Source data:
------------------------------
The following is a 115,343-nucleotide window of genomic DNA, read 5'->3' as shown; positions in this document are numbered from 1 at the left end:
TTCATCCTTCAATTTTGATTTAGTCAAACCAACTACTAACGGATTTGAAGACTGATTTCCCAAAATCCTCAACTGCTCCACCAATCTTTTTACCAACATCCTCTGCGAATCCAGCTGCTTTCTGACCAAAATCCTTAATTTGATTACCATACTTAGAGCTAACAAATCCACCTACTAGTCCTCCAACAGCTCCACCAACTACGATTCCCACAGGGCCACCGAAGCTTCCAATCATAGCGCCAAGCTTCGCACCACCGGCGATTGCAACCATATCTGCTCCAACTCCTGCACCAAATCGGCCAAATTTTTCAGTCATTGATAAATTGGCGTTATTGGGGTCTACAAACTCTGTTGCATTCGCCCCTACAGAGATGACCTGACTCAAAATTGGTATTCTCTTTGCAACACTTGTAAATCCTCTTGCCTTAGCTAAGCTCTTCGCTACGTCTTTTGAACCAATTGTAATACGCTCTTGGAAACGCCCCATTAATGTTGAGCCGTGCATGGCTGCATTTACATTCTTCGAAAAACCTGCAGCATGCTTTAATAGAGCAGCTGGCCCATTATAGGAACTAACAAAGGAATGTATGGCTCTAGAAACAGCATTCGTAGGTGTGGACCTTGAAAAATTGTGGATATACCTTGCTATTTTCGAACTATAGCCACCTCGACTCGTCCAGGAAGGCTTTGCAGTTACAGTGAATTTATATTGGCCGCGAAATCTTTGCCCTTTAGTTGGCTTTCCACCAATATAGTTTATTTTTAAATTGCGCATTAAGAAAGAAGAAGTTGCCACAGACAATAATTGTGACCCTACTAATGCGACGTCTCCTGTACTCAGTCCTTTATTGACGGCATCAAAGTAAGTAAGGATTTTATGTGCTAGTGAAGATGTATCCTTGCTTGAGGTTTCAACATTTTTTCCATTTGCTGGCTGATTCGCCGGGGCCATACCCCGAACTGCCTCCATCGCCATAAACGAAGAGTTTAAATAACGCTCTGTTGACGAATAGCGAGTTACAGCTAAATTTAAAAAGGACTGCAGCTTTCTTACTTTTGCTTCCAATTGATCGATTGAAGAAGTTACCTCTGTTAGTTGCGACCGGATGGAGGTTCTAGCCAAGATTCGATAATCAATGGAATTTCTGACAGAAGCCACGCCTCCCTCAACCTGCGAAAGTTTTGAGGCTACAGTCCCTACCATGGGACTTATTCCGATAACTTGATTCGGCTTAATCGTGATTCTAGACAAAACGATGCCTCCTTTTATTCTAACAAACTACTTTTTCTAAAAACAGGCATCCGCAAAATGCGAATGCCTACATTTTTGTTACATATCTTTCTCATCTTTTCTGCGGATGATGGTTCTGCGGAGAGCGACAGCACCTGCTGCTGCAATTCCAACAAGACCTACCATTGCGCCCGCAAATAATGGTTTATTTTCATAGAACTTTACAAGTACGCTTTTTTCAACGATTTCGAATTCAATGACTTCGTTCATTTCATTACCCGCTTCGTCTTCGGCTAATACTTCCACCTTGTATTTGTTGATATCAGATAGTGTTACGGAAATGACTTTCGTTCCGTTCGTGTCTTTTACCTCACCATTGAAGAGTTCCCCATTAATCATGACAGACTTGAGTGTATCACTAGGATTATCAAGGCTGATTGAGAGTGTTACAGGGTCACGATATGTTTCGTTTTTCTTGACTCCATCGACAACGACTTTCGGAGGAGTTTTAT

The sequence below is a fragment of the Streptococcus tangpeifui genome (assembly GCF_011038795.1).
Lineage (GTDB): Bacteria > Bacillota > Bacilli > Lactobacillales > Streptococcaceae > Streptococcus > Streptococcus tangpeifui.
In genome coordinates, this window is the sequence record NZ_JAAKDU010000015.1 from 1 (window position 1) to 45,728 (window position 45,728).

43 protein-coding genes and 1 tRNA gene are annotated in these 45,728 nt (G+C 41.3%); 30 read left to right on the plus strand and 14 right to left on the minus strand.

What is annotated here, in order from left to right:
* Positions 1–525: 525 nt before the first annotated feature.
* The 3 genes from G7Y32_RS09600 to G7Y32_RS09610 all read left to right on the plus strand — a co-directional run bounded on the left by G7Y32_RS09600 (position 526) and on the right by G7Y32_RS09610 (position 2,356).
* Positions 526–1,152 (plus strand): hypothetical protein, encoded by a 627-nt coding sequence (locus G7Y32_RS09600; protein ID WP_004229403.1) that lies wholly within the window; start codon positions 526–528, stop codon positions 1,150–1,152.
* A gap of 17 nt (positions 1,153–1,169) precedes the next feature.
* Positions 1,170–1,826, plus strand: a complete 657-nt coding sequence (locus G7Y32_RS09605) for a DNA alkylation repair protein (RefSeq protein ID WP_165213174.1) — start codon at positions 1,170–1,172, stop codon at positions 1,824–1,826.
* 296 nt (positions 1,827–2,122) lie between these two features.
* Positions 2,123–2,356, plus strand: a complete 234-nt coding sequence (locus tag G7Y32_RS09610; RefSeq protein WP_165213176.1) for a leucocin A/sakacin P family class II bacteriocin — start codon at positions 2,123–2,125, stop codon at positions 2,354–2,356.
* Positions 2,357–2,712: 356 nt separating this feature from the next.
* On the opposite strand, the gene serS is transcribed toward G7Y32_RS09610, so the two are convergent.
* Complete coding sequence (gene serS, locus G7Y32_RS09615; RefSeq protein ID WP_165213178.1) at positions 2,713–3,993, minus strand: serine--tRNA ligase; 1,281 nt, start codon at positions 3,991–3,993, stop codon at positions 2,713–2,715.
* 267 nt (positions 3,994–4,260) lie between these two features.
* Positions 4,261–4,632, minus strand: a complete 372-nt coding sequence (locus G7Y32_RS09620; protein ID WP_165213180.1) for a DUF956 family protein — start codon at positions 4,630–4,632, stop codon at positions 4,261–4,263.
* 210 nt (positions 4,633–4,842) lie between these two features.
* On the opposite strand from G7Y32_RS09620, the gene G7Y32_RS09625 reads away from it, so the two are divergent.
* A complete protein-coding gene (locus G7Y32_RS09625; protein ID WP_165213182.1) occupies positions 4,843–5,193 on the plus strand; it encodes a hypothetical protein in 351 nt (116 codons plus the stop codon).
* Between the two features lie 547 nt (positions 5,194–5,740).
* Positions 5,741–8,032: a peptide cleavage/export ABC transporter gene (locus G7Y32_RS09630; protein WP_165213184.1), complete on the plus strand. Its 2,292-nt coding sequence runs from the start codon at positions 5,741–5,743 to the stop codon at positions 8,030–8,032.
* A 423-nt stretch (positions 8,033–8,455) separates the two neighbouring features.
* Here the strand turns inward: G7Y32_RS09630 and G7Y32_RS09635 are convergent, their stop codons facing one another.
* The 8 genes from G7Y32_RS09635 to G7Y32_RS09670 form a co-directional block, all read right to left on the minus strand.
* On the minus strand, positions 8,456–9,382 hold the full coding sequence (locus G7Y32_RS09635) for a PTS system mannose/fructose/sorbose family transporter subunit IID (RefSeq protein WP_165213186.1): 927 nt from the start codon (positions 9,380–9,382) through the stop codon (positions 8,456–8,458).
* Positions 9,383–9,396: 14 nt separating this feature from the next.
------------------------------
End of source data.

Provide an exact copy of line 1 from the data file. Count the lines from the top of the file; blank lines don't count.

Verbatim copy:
The following is a 115,343-nucleotide window of genomic DNA, read 5'->3' as shown; positions in this document are numbered from 1 at the left end: